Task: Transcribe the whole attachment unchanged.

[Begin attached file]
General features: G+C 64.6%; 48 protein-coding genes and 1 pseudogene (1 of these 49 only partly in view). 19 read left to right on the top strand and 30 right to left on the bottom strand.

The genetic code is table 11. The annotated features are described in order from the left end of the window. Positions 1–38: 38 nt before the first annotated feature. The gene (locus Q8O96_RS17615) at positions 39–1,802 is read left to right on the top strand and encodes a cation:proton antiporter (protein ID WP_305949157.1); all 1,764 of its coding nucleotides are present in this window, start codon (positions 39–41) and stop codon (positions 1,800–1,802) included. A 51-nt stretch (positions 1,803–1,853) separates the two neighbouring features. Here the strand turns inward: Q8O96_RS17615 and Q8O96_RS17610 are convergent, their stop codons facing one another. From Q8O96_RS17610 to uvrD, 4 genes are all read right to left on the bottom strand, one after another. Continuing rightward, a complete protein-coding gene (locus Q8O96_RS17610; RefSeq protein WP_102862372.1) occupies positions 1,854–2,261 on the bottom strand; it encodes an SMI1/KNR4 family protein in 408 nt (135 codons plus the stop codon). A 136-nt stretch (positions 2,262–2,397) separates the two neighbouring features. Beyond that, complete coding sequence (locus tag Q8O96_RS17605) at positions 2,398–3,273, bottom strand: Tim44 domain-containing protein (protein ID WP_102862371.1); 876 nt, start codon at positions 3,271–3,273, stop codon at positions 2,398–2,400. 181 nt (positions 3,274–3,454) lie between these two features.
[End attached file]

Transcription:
General features: G+C 64.6%; 48 protein-coding genes and 1 pseudogene (1 of these 49 only partly in view). 19 read left to right on the top strand and 30 right to left on the bottom strand.

The genetic code is table 11. The annotated features are described in order from the left end of the window. Positions 1–38: 38 nt before the first annotated feature. The gene (locus Q8O96_RS17615) at positions 39–1,802 is read left to right on the top strand and encodes a cation:proton antiporter (protein ID WP_305949157.1); all 1,764 of its coding nucleotides are present in this window, start codon (positions 39–41) and stop codon (positions 1,800–1,802) included. A 51-nt stretch (positions 1,803–1,853) separates the two neighbouring features. Here the strand turns inward: Q8O96_RS17615 and Q8O96_RS17610 are convergent, their stop codons facing one another. From Q8O96_RS17610 to uvrD, 4 genes are all read right to left on the bottom strand, one after another. Continuing rightward, a complete protein-coding gene (locus Q8O96_RS17610; RefSeq protein WP_102862372.1) occupies positions 1,854–2,261 on the bottom strand; it encodes an SMI1/KNR4 family protein in 408 nt (135 codons plus the stop codon). A 136-nt stretch (positions 2,262–2,397) separates the two neighbouring features. Beyond that, complete coding sequence (locus tag Q8O96_RS17605) at positions 2,398–3,273, bottom strand: Tim44 domain-containing protein (protein ID WP_102862371.1); 876 nt, start codon at positions 3,271–3,273, stop codon at positions 2,398–2,400. 181 nt (positions 3,274–3,454) lie between these two features.